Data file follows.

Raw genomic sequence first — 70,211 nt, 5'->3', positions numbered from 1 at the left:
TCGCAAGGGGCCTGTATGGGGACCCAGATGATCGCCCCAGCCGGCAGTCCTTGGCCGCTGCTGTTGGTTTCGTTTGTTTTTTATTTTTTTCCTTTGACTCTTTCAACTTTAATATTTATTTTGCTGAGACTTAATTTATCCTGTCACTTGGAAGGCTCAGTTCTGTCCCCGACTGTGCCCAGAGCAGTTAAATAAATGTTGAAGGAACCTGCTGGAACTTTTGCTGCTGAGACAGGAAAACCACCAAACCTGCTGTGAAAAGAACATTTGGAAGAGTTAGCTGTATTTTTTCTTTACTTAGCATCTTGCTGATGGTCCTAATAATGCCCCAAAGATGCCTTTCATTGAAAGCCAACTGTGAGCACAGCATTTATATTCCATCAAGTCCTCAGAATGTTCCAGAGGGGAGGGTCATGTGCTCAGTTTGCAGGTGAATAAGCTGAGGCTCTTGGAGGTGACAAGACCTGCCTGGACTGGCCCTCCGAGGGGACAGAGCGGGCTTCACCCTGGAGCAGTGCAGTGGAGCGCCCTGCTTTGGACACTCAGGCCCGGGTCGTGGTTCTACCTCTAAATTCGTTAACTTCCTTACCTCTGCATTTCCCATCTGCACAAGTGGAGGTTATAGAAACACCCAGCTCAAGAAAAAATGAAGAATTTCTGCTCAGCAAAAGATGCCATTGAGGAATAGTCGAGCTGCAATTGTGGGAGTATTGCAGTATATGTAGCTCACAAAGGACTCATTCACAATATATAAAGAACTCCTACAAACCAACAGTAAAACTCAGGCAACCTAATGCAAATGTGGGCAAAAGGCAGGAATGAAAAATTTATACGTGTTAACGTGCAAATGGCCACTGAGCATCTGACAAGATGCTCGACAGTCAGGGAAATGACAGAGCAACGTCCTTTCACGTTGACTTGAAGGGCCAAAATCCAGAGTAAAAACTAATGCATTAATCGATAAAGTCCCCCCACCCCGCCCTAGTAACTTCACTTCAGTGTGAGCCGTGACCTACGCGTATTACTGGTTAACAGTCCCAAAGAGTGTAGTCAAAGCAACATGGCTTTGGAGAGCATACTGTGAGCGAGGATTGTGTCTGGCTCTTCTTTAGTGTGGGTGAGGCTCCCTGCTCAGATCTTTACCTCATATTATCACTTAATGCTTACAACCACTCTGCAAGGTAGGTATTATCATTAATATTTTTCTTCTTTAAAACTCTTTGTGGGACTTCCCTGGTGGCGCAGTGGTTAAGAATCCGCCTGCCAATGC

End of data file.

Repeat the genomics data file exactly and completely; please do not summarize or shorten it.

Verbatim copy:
Raw genomic sequence first — 70,211 nt, 5'->3', positions numbered from 1 at the left:
TCGCAAGGGGCCTGTATGGGGACCCAGATGATCGCCCCAGCCGGCAGTCCTTGGCCGCTGCTGTTGGTTTCGTTTGTTTTTTATTTTTTTCCTTTGACTCTTTCAACTTTAATATTTATTTTGCTGAGACTTAATTTATCCTGTCACTTGGAAGGCTCAGTTCTGTCCCCGACTGTGCCCAGAGCAGTTAAATAAATGTTGAAGGAACCTGCTGGAACTTTTGCTGCTGAGACAGGAAAACCACCAAACCTGCTGTGAAAAGAACATTTGGAAGAGTTAGCTGTATTTTTTCTTTACTTAGCATCTTGCTGATGGTCCTAATAATGCCCCAAAGATGCCTTTCATTGAAAGCCAACTGTGAGCACAGCATTTATATTCCATCAAGTCCTCAGAATGTTCCAGAGGGGAGGGTCATGTGCTCAGTTTGCAGGTGAATAAGCTGAGGCTCTTGGAGGTGACAAGACCTGCCTGGACTGGCCCTCCGAGGGGACAGAGCGGGCTTCACCCTGGAGCAGTGCAGTGGAGCGCCCTGCTTTGGACACTCAGGCCCGGGTCGTGGTTCTACCTCTAAATTCGTTAACTTCCTTACCTCTGCATTTCCCATCTGCACAAGTGGAGGTTATAGAAACACCCAGCTCAAGAAAAAATGAAGAATTTCTGCTCAGCAAAAGATGCCATTGAGGAATAGTCGAGCTGCAATTGTGGGAGTATTGCAGTATATGTAGCTCACAAAGGACTCATTCACAATATATAAAGAACTCCTACAAACCAACAGTAAAACTCAGGCAACCTAATGCAAATGTGGGCAAAAGGCAGGAATGAAAAATTTATACGTGTTAACGTGCAAATGGCCACTGAGCATCTGACAAGATGCTCGACAGTCAGGGAAATGACAGAGCAACGTCCTTTCACGTTGACTTGAAGGGCCAAAATCCAGAGTAAAAACTAATGCATTAATCGATAAAGTCCCCCCACCCCGCCCTAGTAACTTCACTTCAGTGTGAGCCGTGACCTACGCGTATTACTGGTTAACAGTCCCAAAGAGTGTAGTCAAAGCAACATGGCTTTGGAGAGCATACTGTGAGCGAGGATTGTGTCTGGCTCTTCTTTAGTGTGGGTGAGGCTCCCTGCTCAGATCTTTACCTCATATTATCACTTAATGCTTACAACCACTCTGCAAGGTAGGTATTATCATTAATATTTTTCTTCTTTAAAACTCTTTGTGGGACTTCCCTGGTGGCGCAGTGGTTAAGAATCCGCCTGCCAATGC